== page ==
One of the Marxist guerrillas ELN’s most important leader, Andrés Vanegas, has been killed in a military operation in the Chocó department in the northwest. It announces President Iván Duque, who calls it a severe blow to the guerrillas. Vanegas, who goes by the name Uriel, is accused of kidnapping, murdering and recruiting minors. He is also said to have been behind the car bombing of a police academy in Bogotá, an assassination attempt that caused Duque to stop peace talks with the ELN (see January 2019).

Ex-guerrilla confesses to murder

October 3

Members of the now-disbanded Farc guerrilla group are responsible for six murders of high-ranking officials, committed between 1987 and 2002. Among the victims is former presidential candidate Álvaro Gómez, who was assassinated in 1995. It has been widely believed that Gómez, who was the leader of the Conservative Party (PCC), was taken by days of political rivals allied to the military and drug traffickers. The acknowledgment comes in a letter to the special judicial body JEP, which investigates crimes during the war between the FARC and the government, from three former FARC commanders. Two of them are now members of Congress.

September

Former right-wing militia leaders arrested

September 29

A former leader of the semi-military militia groups AUC in the 00s, Rodrigo Tovar Pupo, is arrested when he is deported from the United States after twelve years in prison there. In the United States, he was convicted of drug smuggling while in his home country he is suspected of mass murder, kidnapping and torture. The government entered into a peace agreement with the AUC, but Pupo was exempted from the amnesty which included the majority of members. He was extradited to the United States in 2008.

US reward for ELN leader arrested

September 21st

The United States promises a reward of up to $ 5 million for information leading to the arrest of the leader of the Marxist guerrilla ELN, Wilver Villegas Palomino. US Secretary of State Mike Pompeo wrote on Twitter about the “accused drug terrorist”. According to the United States, for 20 years, the ELN has been involved in the smuggling of cocaine to the United States to fund its guerrilla activities. Pompeo has just concluded a visit to Colombia where he expressed his support for President Iván Duque’s government.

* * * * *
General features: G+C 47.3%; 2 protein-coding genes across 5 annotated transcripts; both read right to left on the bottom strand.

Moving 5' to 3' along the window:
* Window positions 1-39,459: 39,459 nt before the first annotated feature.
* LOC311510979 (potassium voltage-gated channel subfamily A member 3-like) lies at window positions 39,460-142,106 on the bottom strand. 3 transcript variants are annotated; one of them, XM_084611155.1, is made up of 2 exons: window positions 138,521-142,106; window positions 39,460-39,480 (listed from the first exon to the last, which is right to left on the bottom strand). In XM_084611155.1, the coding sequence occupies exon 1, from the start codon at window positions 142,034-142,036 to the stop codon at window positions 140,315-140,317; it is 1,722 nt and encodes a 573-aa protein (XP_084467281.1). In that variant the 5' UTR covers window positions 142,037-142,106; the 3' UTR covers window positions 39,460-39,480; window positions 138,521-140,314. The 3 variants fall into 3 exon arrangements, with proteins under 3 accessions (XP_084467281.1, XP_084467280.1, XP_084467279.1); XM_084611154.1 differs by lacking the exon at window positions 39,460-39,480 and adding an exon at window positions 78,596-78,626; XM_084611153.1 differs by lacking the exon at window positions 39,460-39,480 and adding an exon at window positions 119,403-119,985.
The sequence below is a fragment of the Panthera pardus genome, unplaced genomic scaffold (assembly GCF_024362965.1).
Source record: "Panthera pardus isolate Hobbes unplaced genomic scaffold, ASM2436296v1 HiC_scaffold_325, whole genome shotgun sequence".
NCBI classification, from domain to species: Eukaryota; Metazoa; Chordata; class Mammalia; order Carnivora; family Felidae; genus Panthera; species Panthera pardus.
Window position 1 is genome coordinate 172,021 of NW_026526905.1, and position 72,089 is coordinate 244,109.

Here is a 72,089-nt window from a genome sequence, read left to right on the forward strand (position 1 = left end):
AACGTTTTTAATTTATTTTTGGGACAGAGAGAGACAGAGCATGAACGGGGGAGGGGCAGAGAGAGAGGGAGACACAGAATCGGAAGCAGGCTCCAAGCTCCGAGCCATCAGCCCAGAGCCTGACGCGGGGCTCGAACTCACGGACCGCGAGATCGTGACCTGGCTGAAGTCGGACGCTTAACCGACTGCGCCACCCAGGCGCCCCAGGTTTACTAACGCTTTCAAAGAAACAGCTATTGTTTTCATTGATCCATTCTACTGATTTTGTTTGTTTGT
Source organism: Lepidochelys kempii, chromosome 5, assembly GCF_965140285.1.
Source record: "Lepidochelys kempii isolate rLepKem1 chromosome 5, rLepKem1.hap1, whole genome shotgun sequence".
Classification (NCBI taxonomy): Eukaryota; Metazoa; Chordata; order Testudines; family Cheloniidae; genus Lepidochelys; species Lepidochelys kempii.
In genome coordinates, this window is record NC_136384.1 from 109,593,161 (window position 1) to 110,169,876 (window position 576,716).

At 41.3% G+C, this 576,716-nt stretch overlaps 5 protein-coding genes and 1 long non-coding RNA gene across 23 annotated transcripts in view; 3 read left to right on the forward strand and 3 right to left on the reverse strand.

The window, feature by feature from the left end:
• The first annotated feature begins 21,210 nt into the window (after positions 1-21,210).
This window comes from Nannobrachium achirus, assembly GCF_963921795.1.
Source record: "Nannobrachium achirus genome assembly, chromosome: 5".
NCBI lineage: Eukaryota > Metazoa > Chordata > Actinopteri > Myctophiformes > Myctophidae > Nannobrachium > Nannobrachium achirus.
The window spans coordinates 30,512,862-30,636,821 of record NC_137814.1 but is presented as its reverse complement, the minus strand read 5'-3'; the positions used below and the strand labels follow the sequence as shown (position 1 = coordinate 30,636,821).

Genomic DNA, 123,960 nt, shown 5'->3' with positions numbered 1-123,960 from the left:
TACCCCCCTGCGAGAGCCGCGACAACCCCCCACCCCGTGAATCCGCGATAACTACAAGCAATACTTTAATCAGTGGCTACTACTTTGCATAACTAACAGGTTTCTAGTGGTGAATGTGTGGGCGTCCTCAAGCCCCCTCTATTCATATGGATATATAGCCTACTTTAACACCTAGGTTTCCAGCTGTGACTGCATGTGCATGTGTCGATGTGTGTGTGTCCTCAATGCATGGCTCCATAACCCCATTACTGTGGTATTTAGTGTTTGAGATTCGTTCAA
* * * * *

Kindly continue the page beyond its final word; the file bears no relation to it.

Violent in protest against police violence

September 10

At least ten people have died in protests against a case of police violence in Bogotá. More than 300 people are also injured, of which just over 100 police officers. In 58 cases, these are gunshot wounds. The protests have broken out since a video was shown of a police intervention the day before, where an electric shock weapon is repeatedly used against a man who is also being pressed to the ground. The man is later taken to hospital where he dies. The intervention was made due to a violation of rules on social distancing. The unrest that breaks out in the capital is also spreading to other cities.

August

Electoral authority investigates the president’s party

August 11th

The National Electoral Council states that an investigation has been launched by President Iván Duque and his party Democratic Center (CD), which is suspected of violating funding laws in connection with the 2018 election campaign. A donation of 300,000 dollars from a Venezuelan businessman, Oswaldo Cisneros, by the Council, which is the country’s highest electoral authority. The background is recorded conversations between CD leader Nubia Martínez and a suspected drug dealer who was later murdered in Brazil. Foreign contributions to political campaigns are banned in Colombia.

Ex-President Uribe under house arrest

August 4th

The Supreme Court decides to put former President Álvaro Uribe (2002–2010) under house arrest, while he is investigated for fraud, bribery and for trying to influence witnesses (see also October 2019). Uribe is also accused of links to right-wing militias, which in turn are suspected of serious human rights violations. President Iván Duque expresses on social media his support for Uribe, who is his political mentor. After two weeks in house arrest, Uribe announces that he is leaving the Senate, of which he has been a member since 2014. After just over two months, on October 11, he will escape house arrest even if the accusations remain.

Population 2012

According to countryaah, the population of Colombia in 2012 was 47,520,556, ranking number 29 in the world. The population growth rate was 1.000% yearly, and the population density was 42.8307 people per km2.

Colombia Population 1960 - 2021